Colonel Kail is my friend, part two

2 Comments
Eric and his family.

Eric and his family.

Lord willing, Colonel Kail will have a retirement ceremony on 31 May at West Point, then the packers will come three days later.

With the diagnosis of stage 4 transitional cell carcinoma, life began to drastically change for the Kail’s. The one thing that hasn’t wavered but remained steadfast is Eric’s optimism and faith.

Eric is an awesome dad and husband. He’s a Colonel in the United States Army and has also served for over 25 years as an Army Field Artillery Officer in both conventional and special operations units. He has several combat deployments, including Operations Desert Shield, Desert Storm, Enduring Freedom, and Iraqi Freedom. Eric also has a PhD in organizational psychology. His latest assignment was as the course director for military leadership at West Point.

Impressed? You should be!

Here’s where you come in. Would you be so kind as to pray for this man? Eric has a few medical procedures to complete prior to heading for Texas. A few new spots on the spine and sacrum causes weakness in his right leg and severe pain and stiffness in both legs.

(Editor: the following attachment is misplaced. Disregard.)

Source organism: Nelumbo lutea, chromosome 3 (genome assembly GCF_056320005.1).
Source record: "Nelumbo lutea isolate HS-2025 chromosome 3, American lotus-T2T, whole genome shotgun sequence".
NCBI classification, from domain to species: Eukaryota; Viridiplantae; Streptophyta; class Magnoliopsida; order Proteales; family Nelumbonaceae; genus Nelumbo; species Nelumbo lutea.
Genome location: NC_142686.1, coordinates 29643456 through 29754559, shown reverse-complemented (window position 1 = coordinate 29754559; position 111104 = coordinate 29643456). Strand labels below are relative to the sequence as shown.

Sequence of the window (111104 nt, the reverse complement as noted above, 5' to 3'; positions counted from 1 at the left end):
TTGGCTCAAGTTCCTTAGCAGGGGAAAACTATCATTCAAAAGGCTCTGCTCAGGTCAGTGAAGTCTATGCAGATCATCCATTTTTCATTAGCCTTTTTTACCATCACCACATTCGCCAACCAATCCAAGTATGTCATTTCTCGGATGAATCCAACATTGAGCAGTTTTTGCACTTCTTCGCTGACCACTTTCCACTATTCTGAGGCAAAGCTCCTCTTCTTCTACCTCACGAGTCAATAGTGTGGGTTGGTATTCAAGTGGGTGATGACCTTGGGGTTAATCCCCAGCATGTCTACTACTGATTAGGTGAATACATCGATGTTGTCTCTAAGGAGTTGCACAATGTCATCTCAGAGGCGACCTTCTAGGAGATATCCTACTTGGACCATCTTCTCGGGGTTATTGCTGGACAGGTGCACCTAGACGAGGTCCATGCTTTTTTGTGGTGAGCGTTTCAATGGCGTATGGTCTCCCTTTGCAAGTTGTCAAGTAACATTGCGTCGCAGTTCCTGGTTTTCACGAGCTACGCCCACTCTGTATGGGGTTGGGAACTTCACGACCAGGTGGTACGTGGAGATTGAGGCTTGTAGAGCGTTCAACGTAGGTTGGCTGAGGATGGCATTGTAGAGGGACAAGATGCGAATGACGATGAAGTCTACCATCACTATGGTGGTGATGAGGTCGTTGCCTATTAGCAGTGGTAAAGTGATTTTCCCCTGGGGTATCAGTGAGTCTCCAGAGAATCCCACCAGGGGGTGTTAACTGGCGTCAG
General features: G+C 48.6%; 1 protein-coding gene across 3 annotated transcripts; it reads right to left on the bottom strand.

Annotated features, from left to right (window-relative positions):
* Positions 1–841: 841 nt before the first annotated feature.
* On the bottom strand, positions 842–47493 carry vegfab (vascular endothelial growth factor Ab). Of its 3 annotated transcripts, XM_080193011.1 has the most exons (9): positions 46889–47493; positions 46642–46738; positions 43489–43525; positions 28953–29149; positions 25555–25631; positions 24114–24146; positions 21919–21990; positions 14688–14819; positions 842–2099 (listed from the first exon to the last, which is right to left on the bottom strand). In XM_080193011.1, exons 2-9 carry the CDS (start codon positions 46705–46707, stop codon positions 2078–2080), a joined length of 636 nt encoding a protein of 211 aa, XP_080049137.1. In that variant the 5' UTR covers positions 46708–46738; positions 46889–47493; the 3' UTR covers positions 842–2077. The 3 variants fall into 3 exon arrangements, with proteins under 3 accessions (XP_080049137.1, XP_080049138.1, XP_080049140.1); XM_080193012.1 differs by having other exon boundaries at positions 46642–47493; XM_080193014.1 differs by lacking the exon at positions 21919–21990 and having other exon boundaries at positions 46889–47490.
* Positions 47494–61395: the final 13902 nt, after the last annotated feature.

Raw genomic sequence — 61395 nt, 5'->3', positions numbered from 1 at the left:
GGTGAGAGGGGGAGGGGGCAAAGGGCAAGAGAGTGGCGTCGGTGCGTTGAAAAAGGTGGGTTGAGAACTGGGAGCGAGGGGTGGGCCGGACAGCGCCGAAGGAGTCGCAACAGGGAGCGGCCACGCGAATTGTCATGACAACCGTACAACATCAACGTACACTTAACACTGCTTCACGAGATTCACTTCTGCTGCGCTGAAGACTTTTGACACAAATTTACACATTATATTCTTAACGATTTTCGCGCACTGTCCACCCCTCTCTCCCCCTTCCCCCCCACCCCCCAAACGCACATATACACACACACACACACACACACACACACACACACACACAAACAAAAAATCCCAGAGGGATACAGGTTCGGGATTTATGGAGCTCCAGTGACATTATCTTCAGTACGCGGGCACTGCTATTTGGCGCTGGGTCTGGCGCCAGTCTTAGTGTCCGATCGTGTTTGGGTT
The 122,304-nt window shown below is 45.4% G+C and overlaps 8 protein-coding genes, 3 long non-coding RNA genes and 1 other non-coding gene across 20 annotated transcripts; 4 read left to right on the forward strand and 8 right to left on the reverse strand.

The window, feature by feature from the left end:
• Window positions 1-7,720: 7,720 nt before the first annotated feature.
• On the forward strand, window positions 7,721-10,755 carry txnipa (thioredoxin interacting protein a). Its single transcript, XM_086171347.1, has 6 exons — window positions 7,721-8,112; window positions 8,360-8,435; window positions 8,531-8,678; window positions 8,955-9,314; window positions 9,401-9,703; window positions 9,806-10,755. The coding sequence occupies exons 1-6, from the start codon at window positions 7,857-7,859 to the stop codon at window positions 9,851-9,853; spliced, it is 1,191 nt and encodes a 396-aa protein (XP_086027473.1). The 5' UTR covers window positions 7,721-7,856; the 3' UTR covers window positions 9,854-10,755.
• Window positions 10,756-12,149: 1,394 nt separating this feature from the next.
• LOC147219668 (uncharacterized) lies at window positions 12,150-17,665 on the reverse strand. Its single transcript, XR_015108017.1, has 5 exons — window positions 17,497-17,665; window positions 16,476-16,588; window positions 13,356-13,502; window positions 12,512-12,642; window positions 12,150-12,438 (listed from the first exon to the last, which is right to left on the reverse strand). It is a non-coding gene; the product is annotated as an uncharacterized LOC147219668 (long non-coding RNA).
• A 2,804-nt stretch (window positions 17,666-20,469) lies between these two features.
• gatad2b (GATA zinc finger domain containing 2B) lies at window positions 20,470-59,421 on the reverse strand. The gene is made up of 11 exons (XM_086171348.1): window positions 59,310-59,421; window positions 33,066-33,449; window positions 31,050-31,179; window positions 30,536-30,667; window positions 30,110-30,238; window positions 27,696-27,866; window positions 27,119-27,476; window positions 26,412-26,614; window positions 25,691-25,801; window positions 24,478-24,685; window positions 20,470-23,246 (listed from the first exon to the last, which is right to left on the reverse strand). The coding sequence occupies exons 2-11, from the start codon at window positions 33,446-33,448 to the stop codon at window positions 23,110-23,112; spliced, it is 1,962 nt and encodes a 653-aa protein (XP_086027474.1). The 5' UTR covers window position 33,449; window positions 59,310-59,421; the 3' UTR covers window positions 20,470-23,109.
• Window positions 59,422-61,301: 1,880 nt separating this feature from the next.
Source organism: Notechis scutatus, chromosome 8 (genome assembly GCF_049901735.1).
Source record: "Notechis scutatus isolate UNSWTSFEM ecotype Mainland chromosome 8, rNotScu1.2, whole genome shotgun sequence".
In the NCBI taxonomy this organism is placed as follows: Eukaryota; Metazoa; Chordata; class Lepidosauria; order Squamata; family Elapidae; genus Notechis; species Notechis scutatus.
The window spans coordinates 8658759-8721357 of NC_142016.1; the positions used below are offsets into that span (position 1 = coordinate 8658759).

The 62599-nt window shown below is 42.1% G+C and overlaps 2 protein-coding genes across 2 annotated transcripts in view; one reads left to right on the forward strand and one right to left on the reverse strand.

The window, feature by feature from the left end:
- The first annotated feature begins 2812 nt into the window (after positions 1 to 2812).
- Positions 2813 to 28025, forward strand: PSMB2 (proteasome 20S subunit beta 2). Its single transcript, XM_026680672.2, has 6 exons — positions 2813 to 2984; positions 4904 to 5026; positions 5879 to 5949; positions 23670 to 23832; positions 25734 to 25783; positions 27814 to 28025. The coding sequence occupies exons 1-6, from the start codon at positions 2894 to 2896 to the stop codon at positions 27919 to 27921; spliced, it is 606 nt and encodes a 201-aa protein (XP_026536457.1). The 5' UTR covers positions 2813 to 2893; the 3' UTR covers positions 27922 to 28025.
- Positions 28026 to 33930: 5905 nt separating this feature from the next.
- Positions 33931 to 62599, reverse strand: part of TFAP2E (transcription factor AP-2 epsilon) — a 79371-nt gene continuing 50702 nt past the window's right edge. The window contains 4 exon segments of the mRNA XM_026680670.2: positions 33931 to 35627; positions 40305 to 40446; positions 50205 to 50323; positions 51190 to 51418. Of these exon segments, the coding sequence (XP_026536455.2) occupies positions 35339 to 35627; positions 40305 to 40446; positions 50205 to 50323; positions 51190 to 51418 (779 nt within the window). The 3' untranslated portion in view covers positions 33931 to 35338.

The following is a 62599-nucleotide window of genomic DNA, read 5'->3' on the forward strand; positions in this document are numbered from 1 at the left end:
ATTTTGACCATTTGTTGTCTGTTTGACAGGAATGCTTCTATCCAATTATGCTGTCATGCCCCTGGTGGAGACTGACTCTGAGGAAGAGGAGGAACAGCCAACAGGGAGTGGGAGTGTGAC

Though he moves around like a 90-year-old man, Eric retains his wit and wisdom.

In return for your prayers, with Eric’s permission, I am sharing a recent experience he had at the airport.

Here’s the remarkable thing that happened to him at the airport.

I’m very prone to take matters into my own hands and to gut things out, get the mission done without complaining. I was beginning to feel like my ability to do certain things was dropping off and a book I was reading allowed me to spend time covering God’s instructions to Elijah.

Specifically, delivering bad news to Ahab then going to live in a cave during a drought.

God told Elijah that he would have birds bring him food; not the kind of delivery we think about for food these days. Now, I’m not by any means comparing myself to Elijah, but the lesson was clear.

God will provide every internal and external resource needed to do what He calls us to do.

Well, the day after I read this story I met a complete stranger in a crowded airport lounge.

He was an Indian man who is a missionary living in the U.S. and still tied to missions work in India aimed at reaching their remote tribal populations.

In fact, his son had died in his 20s while working as a missionary in a remote tribal village.

We began discussing what we did and he asked about what God has called me to do through my battle with cancer.

I shared with him that unless my health took a positive swing, that I may have to curtail my speaking engagements and such.

Then he asked me if I knew much about Elijah.

I laughed and shared with him about what I had read the day before.

As my son would say, "Colonel Kail is the man!"

As my son would say, “Colonel Kail is the man!”

So, we stopped what we were doing and he prayed for me right there in the middle of a very crowded airport lounge.

He prayed specifically that God would make clear his provisions for me and my family as we set out to do His work.